The Mayflower's latest pantomime, Cindrella starring Brian Conley, has been a huge success and deservedly so. Yet, for a moment when I read the Daily Echo's story about it, I felt like one of those old communist leaders from Russia or China who were written out of history. The reason is, it was described as the theatre's 'most successful panto ever' with 'record breaking' sales of 68,500.
Given that I was marketing The Mayflower back in the 1990s when panto attendances regularly exceeded 100,000, I had to wonder if my memory deceived me? Was the best selling Mayflower pantomime ever not Dick Whittington starring Lesley Joseph and John Nettles? Were the 126,256 tickets sold a figment of my imagination? Was Brian Conley himself wondering if he really looked out on over 100,000 people during his first appearance as Buttons. I imagined a voice was saying, "Of course, dear, the old days were always better."
So how did the comic legend's latest Cinderella manage to be a record breaker with only 68,500 ticket sales? The answer is, as ever, in the detail. It's the largest attendance for a three-and-a-half week run. No wonder I was confused. The sales figures I remember were for six or seven week runs. To paraphrase Norma Desmond in Sunset Boulevard, "It's the pantos that got smaller."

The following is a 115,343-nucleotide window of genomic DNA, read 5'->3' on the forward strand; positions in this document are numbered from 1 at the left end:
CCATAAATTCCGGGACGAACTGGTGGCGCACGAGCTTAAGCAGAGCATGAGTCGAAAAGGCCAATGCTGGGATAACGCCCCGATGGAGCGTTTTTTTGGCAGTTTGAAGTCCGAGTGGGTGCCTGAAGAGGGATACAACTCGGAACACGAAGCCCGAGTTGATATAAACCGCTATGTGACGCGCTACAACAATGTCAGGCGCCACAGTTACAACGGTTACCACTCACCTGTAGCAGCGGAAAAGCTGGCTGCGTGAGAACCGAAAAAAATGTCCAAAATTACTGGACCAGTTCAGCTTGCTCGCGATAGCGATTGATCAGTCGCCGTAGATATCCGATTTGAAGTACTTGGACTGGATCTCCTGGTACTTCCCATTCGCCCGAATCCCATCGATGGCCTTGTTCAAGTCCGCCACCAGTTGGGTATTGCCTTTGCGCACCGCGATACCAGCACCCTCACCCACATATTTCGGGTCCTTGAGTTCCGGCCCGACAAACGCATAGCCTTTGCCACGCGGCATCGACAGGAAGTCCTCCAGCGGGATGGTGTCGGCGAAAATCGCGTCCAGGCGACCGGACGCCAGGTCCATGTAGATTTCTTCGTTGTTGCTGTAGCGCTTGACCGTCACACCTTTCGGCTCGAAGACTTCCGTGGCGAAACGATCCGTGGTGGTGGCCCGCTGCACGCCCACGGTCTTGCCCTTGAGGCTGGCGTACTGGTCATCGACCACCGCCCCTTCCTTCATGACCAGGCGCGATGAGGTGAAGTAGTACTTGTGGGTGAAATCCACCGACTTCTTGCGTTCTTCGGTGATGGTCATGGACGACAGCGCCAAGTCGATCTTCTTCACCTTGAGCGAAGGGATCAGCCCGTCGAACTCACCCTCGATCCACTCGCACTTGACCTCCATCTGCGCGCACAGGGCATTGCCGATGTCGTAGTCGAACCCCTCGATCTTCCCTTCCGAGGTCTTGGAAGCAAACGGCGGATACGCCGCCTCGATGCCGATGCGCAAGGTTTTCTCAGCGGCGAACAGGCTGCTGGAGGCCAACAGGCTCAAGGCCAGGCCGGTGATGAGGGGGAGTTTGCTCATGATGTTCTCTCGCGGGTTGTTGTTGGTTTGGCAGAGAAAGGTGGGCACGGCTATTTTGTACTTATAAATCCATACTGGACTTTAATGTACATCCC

Pantos may not generate the sales they used to but The Mayflower is still turning out spectacular shows with impressive attendances. As for being record breakers, well, that's exactly the kind of PR spin I would have used myself to make a story. So some things don't change. Well done!